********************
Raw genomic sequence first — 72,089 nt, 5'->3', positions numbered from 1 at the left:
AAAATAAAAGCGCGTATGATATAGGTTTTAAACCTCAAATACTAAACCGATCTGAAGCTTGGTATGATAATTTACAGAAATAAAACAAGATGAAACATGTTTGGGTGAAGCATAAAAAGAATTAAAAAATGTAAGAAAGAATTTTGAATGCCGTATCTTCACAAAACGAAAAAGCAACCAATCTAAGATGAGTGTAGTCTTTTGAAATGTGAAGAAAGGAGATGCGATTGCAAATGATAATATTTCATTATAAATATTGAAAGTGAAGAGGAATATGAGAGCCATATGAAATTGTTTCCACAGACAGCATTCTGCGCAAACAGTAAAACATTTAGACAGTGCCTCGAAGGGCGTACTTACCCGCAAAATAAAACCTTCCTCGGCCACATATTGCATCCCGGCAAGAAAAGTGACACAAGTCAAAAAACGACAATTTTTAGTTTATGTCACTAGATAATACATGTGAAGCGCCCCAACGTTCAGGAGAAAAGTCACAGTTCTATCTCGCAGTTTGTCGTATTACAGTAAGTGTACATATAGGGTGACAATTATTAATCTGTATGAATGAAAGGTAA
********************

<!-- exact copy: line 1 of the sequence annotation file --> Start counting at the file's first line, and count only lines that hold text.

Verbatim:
Raw genomic sequence first — 72,089 nt, 5'->3', positions numbered from 1 at the left: